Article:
Thoughts on Reimagining Aid Design and Delivery sponsored by the Gates Foundation

Here are a few thoughts from the Yes We Must Coalition about the Reimagining project sponsored by the Gates Foundation.

  1. Given the statistics on the economic needs of children currently attending elementary school in our country, it is clear that our country’s children have gotten poorer and will need more Pell assistance if they are to stay on track to go to and graduate from college. (This based on our associate member Tom Mortenson’s data that show half of kids currently in elementary school are on the free lunch program). An increase in zero EFC is coming and we should be planning for that now.
  2. We shouldn’t be complicit in accepting less Pell or limited Pell funding as that is in effect an acceptance of years of decreased federal funding due to the tax cuts enacted more than a decade ago.
  3. Pell is a program devised to help our society deal with gross inequality in income/wealth. There is concern that setting different standards for Pell grant recipients will reintroduce the concept of a “deserving” and a “non-deserving” poor. If the academic bar is placed differently for a Pell grant recipient than for a non Pell grant recipient, it will introduce a kind of class discrimination that we do not want. The Pell eligible student should have the same expectations for success as her non-Pell eligible roommate. Pell should not be turned into a “merit” scholarship.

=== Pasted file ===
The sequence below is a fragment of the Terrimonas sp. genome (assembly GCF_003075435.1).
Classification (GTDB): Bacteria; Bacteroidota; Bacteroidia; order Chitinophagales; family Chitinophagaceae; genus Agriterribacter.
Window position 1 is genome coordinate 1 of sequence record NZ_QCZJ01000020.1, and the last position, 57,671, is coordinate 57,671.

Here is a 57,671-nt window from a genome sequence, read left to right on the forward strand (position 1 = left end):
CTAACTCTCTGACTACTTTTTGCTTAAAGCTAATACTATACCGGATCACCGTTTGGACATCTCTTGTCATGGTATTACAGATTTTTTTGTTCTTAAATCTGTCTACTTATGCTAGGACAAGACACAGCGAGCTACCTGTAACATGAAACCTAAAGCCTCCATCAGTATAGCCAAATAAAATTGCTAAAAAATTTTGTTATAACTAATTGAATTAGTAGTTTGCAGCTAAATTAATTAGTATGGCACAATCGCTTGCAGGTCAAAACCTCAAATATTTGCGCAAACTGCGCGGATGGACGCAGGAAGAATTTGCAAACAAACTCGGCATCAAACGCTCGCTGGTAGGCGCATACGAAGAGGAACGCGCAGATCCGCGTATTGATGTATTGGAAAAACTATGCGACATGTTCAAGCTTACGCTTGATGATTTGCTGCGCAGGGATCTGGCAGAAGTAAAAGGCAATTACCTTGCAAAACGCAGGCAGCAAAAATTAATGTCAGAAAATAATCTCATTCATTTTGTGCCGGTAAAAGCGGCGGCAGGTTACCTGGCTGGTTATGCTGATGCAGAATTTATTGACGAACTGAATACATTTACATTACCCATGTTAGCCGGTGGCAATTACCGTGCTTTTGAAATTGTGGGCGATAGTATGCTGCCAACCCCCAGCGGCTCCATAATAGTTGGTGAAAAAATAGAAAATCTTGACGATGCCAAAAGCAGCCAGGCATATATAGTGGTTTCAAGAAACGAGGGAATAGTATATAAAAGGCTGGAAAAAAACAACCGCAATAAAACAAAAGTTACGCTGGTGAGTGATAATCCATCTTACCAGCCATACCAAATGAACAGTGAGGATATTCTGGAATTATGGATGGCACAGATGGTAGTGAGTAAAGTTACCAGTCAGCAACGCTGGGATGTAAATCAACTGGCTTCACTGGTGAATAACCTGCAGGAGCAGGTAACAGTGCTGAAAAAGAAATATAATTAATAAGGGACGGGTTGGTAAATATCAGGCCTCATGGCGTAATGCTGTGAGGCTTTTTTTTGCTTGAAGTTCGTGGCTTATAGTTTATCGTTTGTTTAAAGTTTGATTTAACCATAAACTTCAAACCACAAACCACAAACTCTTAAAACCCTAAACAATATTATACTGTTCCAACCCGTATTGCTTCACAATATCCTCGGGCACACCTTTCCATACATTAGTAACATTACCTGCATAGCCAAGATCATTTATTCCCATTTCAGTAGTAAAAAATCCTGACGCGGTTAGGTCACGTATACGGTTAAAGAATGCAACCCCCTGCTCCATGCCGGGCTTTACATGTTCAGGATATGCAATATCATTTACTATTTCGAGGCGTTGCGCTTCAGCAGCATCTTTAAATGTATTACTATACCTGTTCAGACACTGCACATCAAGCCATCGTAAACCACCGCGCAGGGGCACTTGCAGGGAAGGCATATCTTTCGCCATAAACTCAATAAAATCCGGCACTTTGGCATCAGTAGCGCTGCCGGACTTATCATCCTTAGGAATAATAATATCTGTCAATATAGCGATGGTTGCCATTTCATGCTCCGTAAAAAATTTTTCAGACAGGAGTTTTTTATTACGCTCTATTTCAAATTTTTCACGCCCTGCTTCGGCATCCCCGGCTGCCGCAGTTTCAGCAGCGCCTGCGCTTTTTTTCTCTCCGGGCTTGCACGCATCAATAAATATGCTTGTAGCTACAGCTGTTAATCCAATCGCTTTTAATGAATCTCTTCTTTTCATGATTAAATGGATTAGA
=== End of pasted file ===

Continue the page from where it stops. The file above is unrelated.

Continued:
4. All of the various initiatives to increase college graduation rates in our country include the adult student who can be redirected to college with appropriate financial support. This is a population that is critical to our country’s success at increasing the proportion of college graduates in our country. It is unacceptable to have a definition of Pell eligibility that is focused only on direct from high school graduates. We do not believe that there is a significant if any “fraud” in the Pell system. We would hate to see limited resources directed to weeding out fraud. We just don’t see it.
  5. We must continue to press for the restoration of state funding for higher education and link it to the current levels of student debt.
  6. There should be a foundation sponsored national campaign to raise awareness of the income-based repayment and public service loan forgiveness programs. We need messages on every campus and in social media and as part of the Pell program awarding itself.
  7. Financial literacy is being addressed by most of our campuses. It includes an awareness of the current system of income and wealth inequality, how debt is formed, how interest is paid as part of debt and financial management. We believe it is a very important part of everyone’s education.

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